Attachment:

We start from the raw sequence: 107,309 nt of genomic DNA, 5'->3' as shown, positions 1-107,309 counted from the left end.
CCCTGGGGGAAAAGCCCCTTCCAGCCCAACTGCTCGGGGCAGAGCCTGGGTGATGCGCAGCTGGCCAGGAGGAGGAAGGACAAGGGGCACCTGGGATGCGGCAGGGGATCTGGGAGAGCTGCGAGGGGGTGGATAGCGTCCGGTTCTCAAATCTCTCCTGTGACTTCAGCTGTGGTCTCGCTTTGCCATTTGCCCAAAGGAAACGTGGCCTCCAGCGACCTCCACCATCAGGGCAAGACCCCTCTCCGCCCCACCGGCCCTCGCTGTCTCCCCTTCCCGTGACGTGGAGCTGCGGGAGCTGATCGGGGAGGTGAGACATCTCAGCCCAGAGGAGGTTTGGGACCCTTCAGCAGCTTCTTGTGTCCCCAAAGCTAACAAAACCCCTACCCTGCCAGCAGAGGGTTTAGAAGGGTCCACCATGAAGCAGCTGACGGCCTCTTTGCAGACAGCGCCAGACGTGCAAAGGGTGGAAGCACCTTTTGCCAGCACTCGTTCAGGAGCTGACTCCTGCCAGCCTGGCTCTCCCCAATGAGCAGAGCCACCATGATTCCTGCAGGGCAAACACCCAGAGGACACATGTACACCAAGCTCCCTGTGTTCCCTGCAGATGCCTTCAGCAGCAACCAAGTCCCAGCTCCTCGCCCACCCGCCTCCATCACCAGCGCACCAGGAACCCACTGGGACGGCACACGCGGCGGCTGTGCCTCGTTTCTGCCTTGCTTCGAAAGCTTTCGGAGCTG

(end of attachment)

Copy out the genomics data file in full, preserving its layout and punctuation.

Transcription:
We start from the raw sequence: 107,309 nt of genomic DNA, 5'->3' as shown, positions 1-107,309 counted from the left end.
CCCTGGGGGAAAAGCCCCTTCCAGCCCAACTGCTCGGGGCAGAGCCTGGGTGATGCGCAGCTGGCCAGGAGGAGGAAGGACAAGGGGCACCTGGGATGCGGCAGGGGATCTGGGAGAGCTGCGAGGGGGTGGATAGCGTCCGGTTCTCAAATCTCTCCTGTGACTTCAGCTGTGGTCTCGCTTTGCCATTTGCCCAAAGGAAACGTGGCCTCCAGCGACCTCCACCATCAGGGCAAGACCCCTCTCCGCCCCACCGGCCCTCGCTGTCTCCCCTTCCCGTGACGTGGAGCTGCGGGAGCTGATCGGGGAGGTGAGACATCTCAGCCCAGAGGAGGTTTGGGACCCTTCAGCAGCTTCTTGTGTCCCCAAAGCTAACAAAACCCCTACCCTGCCAGCAGAGGGTTTAGAAGGGTCCACCATGAAGCAGCTGACGGCCTCTTTGCAGACAGCGCCAGACGTGCAAAGGGTGGAAGCACCTTTTGCCAGCACTCGTTCAGGAGCTGACTCCTGCCAGCCTGGCTCTCCCCAATGAGCAGAGCCACCATGATTCCTGCAGGGCAAACACCCAGAGGACACATGTACACCAAGCTCCCTGTGTTCCCTGCAGATGCCTTCAGCAGCAACCAAGTCCCAGCTCCTCGCCCACCCGCCTCCATCACCAGCGCACCAGGAACCCACTGGGACGGCACACGCGGCGGCTGTGCCTCGTTTCTGCCTTGCTTCGAAAGCTTTCGGAGCTG